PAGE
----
What Is Chikungunya?

Chikungunya is a virus that’s spread by mosquitoes. It can’t be passed from person to person.

It’s been seen in as many as 60 countries in Asia, Europe, Africa, and the Americas, but chikungunya is rare in the United States. Only 175 cases have been reported here since 2016, and they were all people who’d been to affected areas.

How Do I Know If I Have It?

Signs of chikungunya usually show up 3 to 7 days after you’re bitten. They typically include fever and joint pain, but you also might have a headache, nausea, or a rash and be very tired.

It can be hard to know for sure that you have chikungunya because it can look like other illnesses spread by mosquitoes, such as dengue fever or Zika virus.

See your doctor if you have these symptoms and have been somewhere that’s recently had an outbreak. He’ll probably take a sample of your blood to check for signs that your body is fighting off the virus.

What’s the Treatment?

There’s no real treatment for chikungunya. Most people get better on their own and recover completely. Many of the symptoms usually improve within a week, but joint pain can last a few months. Acetaminophen or ibuprofen will help with that and any fever you may have. You also should drink plenty of liquids and get a lot of rest.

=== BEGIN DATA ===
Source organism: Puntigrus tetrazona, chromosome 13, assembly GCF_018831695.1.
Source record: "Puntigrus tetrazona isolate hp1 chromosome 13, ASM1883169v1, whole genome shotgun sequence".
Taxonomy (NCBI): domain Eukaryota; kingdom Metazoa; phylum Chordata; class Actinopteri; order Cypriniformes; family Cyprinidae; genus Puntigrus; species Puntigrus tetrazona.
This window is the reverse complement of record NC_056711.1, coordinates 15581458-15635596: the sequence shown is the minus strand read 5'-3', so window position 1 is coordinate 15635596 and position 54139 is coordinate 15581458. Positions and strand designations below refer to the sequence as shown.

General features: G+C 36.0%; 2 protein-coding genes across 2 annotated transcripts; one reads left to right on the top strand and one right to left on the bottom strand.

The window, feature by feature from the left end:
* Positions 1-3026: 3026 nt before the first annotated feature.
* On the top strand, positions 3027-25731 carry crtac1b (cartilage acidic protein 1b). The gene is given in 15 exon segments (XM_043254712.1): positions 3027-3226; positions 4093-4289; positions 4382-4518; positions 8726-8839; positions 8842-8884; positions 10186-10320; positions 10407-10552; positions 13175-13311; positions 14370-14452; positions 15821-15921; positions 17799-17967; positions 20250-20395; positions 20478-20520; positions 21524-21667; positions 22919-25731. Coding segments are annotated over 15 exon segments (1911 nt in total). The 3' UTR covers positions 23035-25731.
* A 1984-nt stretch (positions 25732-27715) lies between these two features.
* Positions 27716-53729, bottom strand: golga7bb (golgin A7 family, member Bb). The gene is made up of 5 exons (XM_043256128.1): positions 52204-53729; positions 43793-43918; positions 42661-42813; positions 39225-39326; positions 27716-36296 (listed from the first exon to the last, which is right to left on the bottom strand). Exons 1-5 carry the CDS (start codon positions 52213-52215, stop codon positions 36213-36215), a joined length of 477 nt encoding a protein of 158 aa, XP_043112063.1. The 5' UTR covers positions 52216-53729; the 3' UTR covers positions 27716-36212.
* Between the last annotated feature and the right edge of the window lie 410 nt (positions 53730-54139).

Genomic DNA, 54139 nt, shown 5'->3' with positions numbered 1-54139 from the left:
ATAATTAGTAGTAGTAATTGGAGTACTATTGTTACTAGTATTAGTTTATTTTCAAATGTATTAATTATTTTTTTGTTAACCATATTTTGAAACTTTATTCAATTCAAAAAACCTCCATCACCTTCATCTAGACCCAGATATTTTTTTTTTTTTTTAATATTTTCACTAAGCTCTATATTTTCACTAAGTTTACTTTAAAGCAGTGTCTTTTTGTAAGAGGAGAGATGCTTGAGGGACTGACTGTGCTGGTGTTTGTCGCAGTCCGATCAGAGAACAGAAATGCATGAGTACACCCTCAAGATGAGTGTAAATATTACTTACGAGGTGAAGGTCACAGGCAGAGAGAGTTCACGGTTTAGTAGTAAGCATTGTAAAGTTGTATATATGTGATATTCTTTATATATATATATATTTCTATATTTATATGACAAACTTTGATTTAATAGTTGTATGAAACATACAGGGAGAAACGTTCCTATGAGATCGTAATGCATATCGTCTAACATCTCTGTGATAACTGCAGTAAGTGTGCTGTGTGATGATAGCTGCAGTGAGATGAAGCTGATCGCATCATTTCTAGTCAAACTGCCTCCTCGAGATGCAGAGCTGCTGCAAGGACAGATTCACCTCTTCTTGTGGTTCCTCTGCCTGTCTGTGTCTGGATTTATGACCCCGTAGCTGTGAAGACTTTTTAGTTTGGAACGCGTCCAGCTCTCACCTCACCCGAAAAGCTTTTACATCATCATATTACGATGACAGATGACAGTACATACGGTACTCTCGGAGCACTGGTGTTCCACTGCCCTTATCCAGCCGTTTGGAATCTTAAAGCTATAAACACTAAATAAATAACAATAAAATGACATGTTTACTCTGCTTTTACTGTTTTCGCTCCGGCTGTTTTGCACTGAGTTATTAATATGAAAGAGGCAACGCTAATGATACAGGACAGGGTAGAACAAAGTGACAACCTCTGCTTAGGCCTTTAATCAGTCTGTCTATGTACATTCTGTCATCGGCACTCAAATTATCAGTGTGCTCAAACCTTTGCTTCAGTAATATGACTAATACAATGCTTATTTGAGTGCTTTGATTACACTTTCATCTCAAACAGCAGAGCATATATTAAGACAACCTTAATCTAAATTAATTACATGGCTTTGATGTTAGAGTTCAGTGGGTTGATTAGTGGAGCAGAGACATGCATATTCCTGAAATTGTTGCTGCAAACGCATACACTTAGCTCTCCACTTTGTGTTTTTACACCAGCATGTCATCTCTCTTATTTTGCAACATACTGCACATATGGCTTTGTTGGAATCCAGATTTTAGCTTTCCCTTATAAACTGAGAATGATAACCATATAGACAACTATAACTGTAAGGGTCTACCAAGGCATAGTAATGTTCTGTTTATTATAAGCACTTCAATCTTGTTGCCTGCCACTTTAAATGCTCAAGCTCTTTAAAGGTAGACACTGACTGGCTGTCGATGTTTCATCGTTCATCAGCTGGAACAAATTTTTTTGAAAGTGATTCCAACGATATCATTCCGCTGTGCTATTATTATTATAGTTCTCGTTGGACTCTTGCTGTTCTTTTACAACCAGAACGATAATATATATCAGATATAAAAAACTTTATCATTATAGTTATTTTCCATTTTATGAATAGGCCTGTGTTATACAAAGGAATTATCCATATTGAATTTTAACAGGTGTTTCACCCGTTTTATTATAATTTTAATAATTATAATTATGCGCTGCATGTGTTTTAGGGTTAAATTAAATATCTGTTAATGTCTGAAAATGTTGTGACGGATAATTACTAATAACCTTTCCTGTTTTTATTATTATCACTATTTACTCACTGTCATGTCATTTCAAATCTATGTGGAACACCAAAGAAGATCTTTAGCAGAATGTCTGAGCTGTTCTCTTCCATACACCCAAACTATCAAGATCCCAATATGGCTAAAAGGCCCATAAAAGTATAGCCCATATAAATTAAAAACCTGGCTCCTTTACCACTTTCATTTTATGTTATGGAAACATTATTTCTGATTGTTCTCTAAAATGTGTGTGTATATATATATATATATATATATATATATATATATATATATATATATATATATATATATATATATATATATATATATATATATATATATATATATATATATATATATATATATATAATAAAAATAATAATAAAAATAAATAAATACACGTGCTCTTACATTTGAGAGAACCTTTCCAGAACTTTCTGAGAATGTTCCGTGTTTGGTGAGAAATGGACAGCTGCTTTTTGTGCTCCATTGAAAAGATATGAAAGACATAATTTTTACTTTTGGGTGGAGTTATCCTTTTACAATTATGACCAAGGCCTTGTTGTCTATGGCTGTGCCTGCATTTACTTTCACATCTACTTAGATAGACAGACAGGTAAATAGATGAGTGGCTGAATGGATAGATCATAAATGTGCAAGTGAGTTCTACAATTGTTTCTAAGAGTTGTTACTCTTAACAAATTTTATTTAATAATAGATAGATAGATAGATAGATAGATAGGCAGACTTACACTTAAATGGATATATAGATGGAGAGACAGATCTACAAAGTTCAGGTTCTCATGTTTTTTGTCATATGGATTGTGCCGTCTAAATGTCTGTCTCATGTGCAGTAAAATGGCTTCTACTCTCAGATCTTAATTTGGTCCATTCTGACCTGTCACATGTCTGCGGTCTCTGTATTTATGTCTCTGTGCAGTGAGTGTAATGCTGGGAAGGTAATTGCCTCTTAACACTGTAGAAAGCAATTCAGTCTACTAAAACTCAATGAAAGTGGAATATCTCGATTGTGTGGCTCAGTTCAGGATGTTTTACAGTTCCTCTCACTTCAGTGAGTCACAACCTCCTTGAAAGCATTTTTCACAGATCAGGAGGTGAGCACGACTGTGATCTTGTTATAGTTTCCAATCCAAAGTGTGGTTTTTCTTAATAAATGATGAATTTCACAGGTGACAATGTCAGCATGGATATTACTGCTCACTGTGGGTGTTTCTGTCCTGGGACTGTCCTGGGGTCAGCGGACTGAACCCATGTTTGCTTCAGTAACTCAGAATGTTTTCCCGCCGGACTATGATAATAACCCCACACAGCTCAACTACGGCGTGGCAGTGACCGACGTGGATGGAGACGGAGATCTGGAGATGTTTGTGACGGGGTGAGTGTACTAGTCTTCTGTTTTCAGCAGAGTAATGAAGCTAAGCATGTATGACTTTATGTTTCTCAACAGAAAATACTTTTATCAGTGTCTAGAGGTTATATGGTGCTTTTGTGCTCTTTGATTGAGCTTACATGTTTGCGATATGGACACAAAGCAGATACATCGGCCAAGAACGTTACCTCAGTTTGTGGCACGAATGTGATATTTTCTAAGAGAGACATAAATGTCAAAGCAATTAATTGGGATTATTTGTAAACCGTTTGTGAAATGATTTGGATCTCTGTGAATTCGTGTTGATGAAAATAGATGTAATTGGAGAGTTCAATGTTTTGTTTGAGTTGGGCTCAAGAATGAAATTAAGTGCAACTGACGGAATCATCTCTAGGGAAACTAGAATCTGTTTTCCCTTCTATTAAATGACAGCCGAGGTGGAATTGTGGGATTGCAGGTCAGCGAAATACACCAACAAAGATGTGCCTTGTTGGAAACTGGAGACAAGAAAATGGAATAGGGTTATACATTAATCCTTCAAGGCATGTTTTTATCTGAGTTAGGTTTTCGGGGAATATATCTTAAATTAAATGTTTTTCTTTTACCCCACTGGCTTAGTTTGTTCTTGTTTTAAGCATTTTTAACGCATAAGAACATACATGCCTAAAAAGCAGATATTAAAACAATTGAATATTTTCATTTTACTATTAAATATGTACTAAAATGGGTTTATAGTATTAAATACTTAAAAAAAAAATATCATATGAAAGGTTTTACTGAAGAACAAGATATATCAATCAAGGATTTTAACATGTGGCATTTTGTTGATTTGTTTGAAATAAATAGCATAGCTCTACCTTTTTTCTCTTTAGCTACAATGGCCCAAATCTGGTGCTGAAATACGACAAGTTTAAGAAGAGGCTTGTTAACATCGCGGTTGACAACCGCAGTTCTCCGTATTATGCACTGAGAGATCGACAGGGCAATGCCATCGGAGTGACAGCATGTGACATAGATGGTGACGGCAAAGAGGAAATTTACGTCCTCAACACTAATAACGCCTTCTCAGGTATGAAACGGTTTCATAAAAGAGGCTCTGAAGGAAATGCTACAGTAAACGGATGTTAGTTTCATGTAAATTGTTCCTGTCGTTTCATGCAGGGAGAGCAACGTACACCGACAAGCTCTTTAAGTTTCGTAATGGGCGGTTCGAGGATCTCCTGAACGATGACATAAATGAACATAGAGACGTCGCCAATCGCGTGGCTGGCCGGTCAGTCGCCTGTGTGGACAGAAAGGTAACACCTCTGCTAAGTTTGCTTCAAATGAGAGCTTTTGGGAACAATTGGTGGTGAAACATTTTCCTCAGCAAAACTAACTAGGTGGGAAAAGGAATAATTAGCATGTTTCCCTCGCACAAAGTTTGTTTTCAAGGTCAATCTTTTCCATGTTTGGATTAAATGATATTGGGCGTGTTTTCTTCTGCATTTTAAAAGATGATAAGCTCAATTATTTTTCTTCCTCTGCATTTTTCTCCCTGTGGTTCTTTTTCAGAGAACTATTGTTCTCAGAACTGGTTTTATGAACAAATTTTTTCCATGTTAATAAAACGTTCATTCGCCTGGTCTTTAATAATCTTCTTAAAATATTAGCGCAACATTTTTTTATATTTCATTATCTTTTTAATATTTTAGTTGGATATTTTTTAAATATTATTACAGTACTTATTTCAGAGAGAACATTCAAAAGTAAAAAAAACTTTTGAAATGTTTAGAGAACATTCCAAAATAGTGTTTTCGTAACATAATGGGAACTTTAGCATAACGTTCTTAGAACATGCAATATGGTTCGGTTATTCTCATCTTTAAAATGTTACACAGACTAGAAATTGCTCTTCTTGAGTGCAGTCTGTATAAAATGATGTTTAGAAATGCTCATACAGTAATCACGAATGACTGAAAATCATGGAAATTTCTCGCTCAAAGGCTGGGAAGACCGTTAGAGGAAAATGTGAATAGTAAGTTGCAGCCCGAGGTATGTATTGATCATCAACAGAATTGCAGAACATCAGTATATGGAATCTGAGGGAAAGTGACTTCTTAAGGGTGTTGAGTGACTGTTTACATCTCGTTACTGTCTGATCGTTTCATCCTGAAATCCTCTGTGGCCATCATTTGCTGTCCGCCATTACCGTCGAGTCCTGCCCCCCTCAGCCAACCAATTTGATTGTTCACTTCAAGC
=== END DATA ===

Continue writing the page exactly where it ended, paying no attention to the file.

The virus is typically harder on newborns, people over 65, and people who have high blood pressure, diabetes, or heart disease. If you or someone you know has symptoms and is in one of these groups, call your doctor right away.

Lower Your Risk for Mosquito Bites

If you’re going to a place that has an outbreak, you can do some things to lower your chances of being bitten by mosquitoes:

  • Wear long sleeves and long pants.
  • Stay in screened-in areas, or indoors where there’s air conditioning.
  • If you’re in a place with no air conditioning or screens in the windows, make sure there’s a mosquito net over your bed.
  • If you go outside without sleeves, wear a mosquito repellant that has DEET. If you need to wear sunscreen, put that on first.
  • Dump out any standing water in things like flower pots in your house or hotel room.

If you’ve had chikungunya before, you’re not likely to get it again.

WebMD Medical Reference Reviewed by Carol DerSarkissian on March 08, 2017

Sources

SOURCES:

Mayo Clinic: “What is chikungunya fever, and should I be worried?”

World Health Organization: “Chikungunya: Fact Sheet.”

CDC: Chikungunya Virus: “Transmission,” “Symptoms, Diagnosis, & Treatment,” “Prevention,” “2016 Provisional Data For The United States.”

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